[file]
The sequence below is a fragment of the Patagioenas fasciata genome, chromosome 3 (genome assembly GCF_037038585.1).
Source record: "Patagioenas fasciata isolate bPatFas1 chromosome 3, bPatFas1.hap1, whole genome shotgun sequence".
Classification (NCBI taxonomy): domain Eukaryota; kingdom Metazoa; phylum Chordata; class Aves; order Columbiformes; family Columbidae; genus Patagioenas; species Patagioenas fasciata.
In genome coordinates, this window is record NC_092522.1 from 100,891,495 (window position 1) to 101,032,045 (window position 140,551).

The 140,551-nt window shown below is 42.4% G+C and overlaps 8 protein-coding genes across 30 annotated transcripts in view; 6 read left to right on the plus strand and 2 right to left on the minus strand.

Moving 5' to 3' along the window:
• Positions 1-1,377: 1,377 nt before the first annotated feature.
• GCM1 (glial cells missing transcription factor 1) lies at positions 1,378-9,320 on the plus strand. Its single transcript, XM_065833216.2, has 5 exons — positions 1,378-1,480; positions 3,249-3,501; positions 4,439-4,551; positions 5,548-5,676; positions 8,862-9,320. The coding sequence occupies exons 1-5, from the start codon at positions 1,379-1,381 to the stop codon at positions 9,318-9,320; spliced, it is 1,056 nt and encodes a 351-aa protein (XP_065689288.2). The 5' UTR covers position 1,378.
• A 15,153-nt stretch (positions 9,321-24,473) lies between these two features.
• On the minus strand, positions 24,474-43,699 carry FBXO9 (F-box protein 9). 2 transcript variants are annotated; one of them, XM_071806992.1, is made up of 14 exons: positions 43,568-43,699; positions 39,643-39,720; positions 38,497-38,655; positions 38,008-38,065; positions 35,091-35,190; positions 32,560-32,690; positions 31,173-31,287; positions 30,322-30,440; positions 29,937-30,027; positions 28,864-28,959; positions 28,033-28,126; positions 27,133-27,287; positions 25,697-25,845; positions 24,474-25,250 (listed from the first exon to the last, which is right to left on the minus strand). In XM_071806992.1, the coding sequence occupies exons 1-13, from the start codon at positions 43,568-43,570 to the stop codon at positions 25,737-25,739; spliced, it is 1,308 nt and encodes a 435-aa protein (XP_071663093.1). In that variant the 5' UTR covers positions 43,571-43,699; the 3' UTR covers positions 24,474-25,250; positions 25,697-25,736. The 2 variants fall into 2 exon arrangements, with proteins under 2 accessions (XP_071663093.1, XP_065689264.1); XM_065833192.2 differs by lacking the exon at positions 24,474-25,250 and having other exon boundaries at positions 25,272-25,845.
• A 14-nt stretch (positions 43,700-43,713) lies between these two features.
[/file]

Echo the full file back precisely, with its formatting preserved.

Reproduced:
The sequence below is a fragment of the Patagioenas fasciata genome, chromosome 3 (genome assembly GCF_037038585.1).
Source record: "Patagioenas fasciata isolate bPatFas1 chromosome 3, bPatFas1.hap1, whole genome shotgun sequence".
Classification (NCBI taxonomy): domain Eukaryota; kingdom Metazoa; phylum Chordata; class Aves; order Columbiformes; family Columbidae; genus Patagioenas; species Patagioenas fasciata.
In genome coordinates, this window is record NC_092522.1 from 100,891,495 (window position 1) to 101,032,045 (window position 140,551).

The 140,551-nt window shown below is 42.4% G+C and overlaps 8 protein-coding genes across 30 annotated transcripts in view; 6 read left to right on the plus strand and 2 right to left on the minus strand.

Moving 5' to 3' along the window:
• Positions 1-1,377: 1,377 nt before the first annotated feature.
• GCM1 (glial cells missing transcription factor 1) lies at positions 1,378-9,320 on the plus strand. Its single transcript, XM_065833216.2, has 5 exons — positions 1,378-1,480; positions 3,249-3,501; positions 4,439-4,551; positions 5,548-5,676; positions 8,862-9,320. The coding sequence occupies exons 1-5, from the start codon at positions 1,379-1,381 to the stop codon at positions 9,318-9,320; spliced, it is 1,056 nt and encodes a 351-aa protein (XP_065689288.2). The 5' UTR covers position 1,378.
• A 15,153-nt stretch (positions 9,321-24,473) lies between these two features.
• On the minus strand, positions 24,474-43,699 carry FBXO9 (F-box protein 9). 2 transcript variants are annotated; one of them, XM_071806992.1, is made up of 14 exons: positions 43,568-43,699; positions 39,643-39,720; positions 38,497-38,655; positions 38,008-38,065; positions 35,091-35,190; positions 32,560-32,690; positions 31,173-31,287; positions 30,322-30,440; positions 29,937-30,027; positions 28,864-28,959; positions 28,033-28,126; positions 27,133-27,287; positions 25,697-25,845; positions 24,474-25,250 (listed from the first exon to the last, which is right to left on the minus strand). In XM_071806992.1, the coding sequence occupies exons 1-13, from the start codon at positions 43,568-43,570 to the stop codon at positions 25,737-25,739; spliced, it is 1,308 nt and encodes a 435-aa protein (XP_071663093.1). In that variant the 5' UTR covers positions 43,571-43,699; the 3' UTR covers positions 24,474-25,250; positions 25,697-25,736. The 2 variants fall into 2 exon arrangements, with proteins under 2 accessions (XP_071663093.1, XP_065689264.1); XM_065833192.2 differs by lacking the exon at positions 24,474-25,250 and having other exon boundaries at positions 25,272-25,845.
• A 14-nt stretch (positions 43,700-43,713) lies between these two features.